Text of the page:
Dismiss
Announcing Stack Overflow Documentation

We started with Q&A. Technical documentation is next, and we need your help.

Whether you're a beginner or an experienced developer, you can contribute.

Shorter Syntax For Cases In Haskell?

Say I have something silly like this:

``````data SomeType
= Unary Int
| Associative SomeType
| Binary SomeType SomeType

some_func :: SomeType -> Int
some_func s =
case s of
Unary n -> n
Associative s1 -> some_func s1
Binary s1 s2 -> some_func s1 + some_func s2
``````

Here some_func will look through all SomeTypes in a given SomeType and sum up the Ints of all Unary data constructors. SomeType is a recursive data type.

In these pattern matches I'm repeating `some_func s1`. Is there a way to use @, when, let or anything else to declare `sf1 = some_func s1` and use it in both? Something like this:

``````data SomeType
= Unary Int
| Associative SomeType
| Binary SomeType SomeType

some_func :: SomeType -> Int
some_func s =
case s of
Unary n -> n
Associative s1 -> sf1
Binary s1 s2 -> sf1 + sf2
where
sf1 = some_func s1
sf2 = some_func s2
``````

The problem here is that s1 and s2 are only known in the block after `->` and sf1 can't be calculated.

-
What are s1 and s2, I can't see their definition. You got s as parametr, and define after where only sf1 and sf2. – Grzegorz Łuszczek Apr 21 '12 at 6:58
s1 and s2 are of SomeType, they're from the pattern match in the cases – Aram Kocharyan Apr 21 '12 at 6:59

Abuse record syntax!

``````data SomeType
= Unary { u :: Int }
| Associative { s1 :: SomeType }
| Binary { s1, s2 :: SomeType }

someFunc :: SomeType -> Int
someFunc s = case s of
Unary{}       -> u s
Associative{} -> sf1
Binary{}      -> sf1 + sf2
where
sf1 = someFunc (s1 s)
sf2 = someFunc (s2 s)
``````

Note that different constructors of the same type are allowed to have the same named fields in their records. Laziness prevents you from erroring on `sf2` if you go down the `Associative` branch.

-
I think this is the simplest and most elegant solution, nicely done. – Aram Kocharyan Apr 22 '12 at 2:40

This doesn't answer the question but might solve the problem:

``````{-# LANGUAGE DeriveFoldable #-}
module SomeType where
import Data.Foldable as F

data SomeType a
= Unary a
| Associative (SomeType a)
| Binary (SomeType a) (SomeType a)
deriving (Foldable)

some_func :: SomeType Int -> Int
some_func = F.foldl1 (+)
``````
-

The answer is no: the `s1` in `Associative` is different to the `s1` in `Binary`. The fact that they have the same name is a distraction, because they exist in different contexts.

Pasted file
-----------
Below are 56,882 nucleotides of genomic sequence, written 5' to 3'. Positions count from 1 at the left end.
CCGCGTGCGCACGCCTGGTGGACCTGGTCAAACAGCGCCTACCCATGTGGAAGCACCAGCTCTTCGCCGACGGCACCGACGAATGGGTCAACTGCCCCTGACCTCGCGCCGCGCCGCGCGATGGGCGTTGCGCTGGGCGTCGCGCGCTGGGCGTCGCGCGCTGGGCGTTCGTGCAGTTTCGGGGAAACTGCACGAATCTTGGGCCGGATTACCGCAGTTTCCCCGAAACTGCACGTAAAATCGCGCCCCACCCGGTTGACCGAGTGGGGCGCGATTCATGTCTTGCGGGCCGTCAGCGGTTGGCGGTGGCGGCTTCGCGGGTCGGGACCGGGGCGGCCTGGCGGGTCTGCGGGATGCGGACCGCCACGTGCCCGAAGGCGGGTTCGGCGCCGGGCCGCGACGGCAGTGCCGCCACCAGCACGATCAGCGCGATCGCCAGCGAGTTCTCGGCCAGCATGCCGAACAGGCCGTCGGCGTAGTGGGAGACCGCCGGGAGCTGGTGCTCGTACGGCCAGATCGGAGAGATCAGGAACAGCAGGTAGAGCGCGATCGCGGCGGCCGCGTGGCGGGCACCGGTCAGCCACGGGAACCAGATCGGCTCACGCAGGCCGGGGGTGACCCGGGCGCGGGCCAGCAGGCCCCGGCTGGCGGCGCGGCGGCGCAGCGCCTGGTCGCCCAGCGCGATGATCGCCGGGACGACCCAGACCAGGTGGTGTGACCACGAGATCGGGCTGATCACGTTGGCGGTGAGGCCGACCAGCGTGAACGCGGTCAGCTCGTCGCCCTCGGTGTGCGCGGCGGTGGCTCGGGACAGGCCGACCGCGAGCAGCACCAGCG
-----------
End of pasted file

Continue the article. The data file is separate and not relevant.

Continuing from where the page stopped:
I guess you could save some typing by using a helper but this doesn't really help encapsulate the repeated logic:

``````some_func :: SomeType -> Int
some_func s = go s
where go (Unary n) = n
go (Associative s1) = go s1
go (Binary s1 s2) = go s1 + go s2
``````
-
darn, thanks for the info! – Aram Kocharyan Apr 21 '12 at 7:51
`some_func s = go s` - I see no purpose in writing this in terms of `go`, why not just pattern match directly at the `some_func` level? This was only suggested to "save some typing"? I'd discourage using a helper function that adds no value, even if it saves a few keystrokes. – Dan Burton Apr 21 '12 at 16:02
@DanBurton, the "I guess" was very reluctant. I agree that it is almost entirely pointless. – huon Apr 21 '12 at 16:17

I'm not sure if this'll make it shorter in this specific case, but in the more general case, you should check out Scrap Your Boilerplate. For example:

``````{-# LANGUAGE Rank2Types, DeriveDataTypeable, NoMonomorphismRestriction #-}

import Data.Generics

data SomeType
= Unary Int
| Associative SomeType
| Binary SomeType SomeType
deriving (Data, Typeable, Show)

flatten_sometype x@(Unary _) = x
flatten_sometype (Associative s) = s
flatten_sometype (Binary (Unary a) (Unary b)) = Unary \$ a + b

some_func2 = let Unary n = everywhere (mkT flatten_sometype)
in  n
``````

As you can see, by using `everywhere`, I need only specify a local transformation - SYB takes care of all the recursion. Where this really comes in handy is when you have multiple types involved; SYB will happily tunnel through types you aren't transforming and transform their arguments as well. Be careful how much you use it though - it can lead to a ton of GC churn if overused.

-
what's the type signature of flatten_sometype? – Aram Kocharyan Apr 21 '12 at 10:14
@AramKocharyan: `SomeType → SomeType`. But mind you, it isn't total function. – Vitus Apr 21 '12 at 10:33
The type of `some_func2` is also `SomeType -> SomeType`, right? Whereas the original `some_func` was `SomeType -> Int`. I take it the desired result is in a `Unary` constructor? – ben w Apr 21 '12 at 16:35
Oops, fixed. :) – bdonlan Apr 21 '12 at 17:01

Shortest way to write it should simply be pattern-matching:

``````some_func :: SomeType -> Int
some_func (Unary n) = n
some_func (Associative s) = some_func s
some_func (Binary s1 s2) = (some_func s1) + (some_func s2)
``````

There is still repetition of the pieces, so it probably doesn't answer your question ... Maybe something involving defining `some_func` in terms of `fmap some_func`?

-